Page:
The Maya civilization reached its height during the Classic Period starting in 250 AD, according to the Bible Timeline Chart with World History. Hundreds of ceremonial centers were built in the lowlands of modern Mexico, Guatemala, Belize, as well as some parts of Honduras and El Salvador. These ceremonial centers eventually evolved to become powerful kingdoms. At one point, their combined territories reached as much as 324,000 sq km. The kingdoms were never ruled by a single king or united under one government; instead, these independent kingdoms formed alliances and were sometimes at war with each other over resources.
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The Classic Period was marked by several Maya accomplishments including:
* the development of the 360-day Long Count Calendar and hieroglyphic writing system
* colorful (polychrome) and intricately designed ceramics
* the use of the corbelled arch in architecture
* the construction of magnificent palaces, pyramids, and ball courts
During the Early and Late Classic Periods, the Maya rulers chose to document their accomplishments and their kingdoms’ histories by inscribing them on dated monuments (stelae). Such as temples, pottery, and other artifacts that were later recovered from their ceremonial sites. Between these two periods was the hiatus period. This was marked by a decrease in the creation of the dated monuments and frequent wars between Central Maya lowland tribes.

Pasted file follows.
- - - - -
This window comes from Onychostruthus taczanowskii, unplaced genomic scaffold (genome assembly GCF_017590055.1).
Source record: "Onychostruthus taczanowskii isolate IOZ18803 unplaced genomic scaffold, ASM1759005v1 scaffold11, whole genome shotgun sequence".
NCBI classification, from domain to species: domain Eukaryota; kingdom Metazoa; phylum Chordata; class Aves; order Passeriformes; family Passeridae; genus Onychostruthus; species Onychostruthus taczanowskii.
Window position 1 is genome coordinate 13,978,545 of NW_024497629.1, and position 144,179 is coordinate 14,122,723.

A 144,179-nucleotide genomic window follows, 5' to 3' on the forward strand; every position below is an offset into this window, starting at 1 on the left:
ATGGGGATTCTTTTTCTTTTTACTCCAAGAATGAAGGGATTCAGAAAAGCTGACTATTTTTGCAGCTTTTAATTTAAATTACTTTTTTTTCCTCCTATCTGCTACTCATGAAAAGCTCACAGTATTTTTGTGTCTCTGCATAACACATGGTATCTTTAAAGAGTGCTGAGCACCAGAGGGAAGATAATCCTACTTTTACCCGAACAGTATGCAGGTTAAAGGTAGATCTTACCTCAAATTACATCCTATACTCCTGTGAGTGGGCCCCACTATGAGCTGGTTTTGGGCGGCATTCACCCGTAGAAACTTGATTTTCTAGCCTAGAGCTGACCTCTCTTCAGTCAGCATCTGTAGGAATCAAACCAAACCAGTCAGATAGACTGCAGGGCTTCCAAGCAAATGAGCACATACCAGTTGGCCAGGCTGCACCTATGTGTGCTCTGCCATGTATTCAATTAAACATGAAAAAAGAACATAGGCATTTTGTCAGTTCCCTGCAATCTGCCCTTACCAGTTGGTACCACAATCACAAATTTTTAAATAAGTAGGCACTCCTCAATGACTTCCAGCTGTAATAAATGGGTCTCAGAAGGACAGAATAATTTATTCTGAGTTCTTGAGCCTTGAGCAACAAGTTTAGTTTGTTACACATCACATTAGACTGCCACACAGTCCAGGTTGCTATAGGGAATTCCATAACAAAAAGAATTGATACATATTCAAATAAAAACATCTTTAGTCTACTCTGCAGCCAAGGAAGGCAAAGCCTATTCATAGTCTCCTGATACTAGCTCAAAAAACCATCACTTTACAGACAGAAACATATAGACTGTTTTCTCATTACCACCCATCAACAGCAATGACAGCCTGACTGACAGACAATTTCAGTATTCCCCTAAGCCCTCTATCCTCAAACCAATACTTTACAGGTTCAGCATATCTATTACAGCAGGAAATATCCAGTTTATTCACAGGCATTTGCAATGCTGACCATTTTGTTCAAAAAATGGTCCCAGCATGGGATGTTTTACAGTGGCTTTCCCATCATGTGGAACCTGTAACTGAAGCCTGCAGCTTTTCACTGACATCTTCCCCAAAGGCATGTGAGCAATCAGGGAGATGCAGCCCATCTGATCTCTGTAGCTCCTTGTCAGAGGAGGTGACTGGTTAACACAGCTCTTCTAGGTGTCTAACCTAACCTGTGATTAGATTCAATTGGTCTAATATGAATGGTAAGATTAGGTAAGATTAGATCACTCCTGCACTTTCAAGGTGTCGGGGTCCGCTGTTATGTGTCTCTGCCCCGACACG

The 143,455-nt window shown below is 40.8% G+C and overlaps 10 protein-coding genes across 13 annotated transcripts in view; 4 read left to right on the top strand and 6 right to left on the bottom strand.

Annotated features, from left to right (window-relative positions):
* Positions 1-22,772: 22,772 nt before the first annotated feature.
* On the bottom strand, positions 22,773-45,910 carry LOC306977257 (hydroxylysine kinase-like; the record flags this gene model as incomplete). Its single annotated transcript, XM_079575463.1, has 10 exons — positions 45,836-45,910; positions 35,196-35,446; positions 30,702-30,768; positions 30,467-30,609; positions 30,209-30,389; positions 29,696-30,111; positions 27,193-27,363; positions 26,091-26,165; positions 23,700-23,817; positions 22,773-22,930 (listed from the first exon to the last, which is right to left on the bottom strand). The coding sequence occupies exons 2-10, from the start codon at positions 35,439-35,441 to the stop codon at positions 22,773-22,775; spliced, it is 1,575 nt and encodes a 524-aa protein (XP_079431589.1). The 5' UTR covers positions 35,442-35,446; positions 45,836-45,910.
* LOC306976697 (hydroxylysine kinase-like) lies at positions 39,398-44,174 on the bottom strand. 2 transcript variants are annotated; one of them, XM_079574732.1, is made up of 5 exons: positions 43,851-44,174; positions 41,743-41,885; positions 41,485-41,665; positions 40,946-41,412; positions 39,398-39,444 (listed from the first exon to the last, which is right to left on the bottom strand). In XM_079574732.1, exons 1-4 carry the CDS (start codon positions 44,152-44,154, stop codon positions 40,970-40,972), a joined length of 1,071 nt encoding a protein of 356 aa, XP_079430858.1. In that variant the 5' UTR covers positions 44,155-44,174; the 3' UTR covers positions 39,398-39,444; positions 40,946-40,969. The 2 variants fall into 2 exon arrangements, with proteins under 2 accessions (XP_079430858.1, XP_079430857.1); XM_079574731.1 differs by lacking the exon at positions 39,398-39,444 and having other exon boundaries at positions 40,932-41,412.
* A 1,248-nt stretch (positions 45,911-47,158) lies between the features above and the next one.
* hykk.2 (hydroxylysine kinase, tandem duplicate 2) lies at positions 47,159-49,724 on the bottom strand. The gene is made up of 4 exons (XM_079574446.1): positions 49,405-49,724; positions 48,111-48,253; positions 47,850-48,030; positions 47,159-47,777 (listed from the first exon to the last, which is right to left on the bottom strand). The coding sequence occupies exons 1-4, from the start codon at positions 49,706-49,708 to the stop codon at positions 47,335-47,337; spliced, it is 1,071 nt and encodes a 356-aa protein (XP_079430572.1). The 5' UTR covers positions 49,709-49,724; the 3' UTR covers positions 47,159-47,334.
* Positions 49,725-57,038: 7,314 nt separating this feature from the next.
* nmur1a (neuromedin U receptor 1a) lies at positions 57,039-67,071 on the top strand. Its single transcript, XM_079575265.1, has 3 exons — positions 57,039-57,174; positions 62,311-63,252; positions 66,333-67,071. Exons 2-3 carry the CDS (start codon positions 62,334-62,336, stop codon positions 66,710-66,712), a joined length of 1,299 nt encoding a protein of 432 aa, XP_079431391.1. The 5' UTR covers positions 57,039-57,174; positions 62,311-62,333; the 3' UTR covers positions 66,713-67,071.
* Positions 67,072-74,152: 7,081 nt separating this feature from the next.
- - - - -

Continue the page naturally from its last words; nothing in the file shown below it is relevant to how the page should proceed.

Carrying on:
The Late Classic Period was a prosperous one for the Maya. It was marked by an increase in population as well as an improvement in Maya monuments, architectural elements, and ceramics. The number of cities and towns grew, but so did conflicts and competition between rulers over the limited resources. By the end of this period, the Maya society became frayed because of the disputes between kingdoms, warfare, and changes in their environment. The construction of temples and other magnificent structures dwindled at this point until the ceremonial centers were completely abandoned.
Picture By User:PhilippN, CC BY-SA 3.0, https://commons.wikimedia.org/w/index.php?curid=3000471
Cremin, Aedeen. The World Encyclopedia of Archaeology. Buffalo, NY: Firefly Books, 2007
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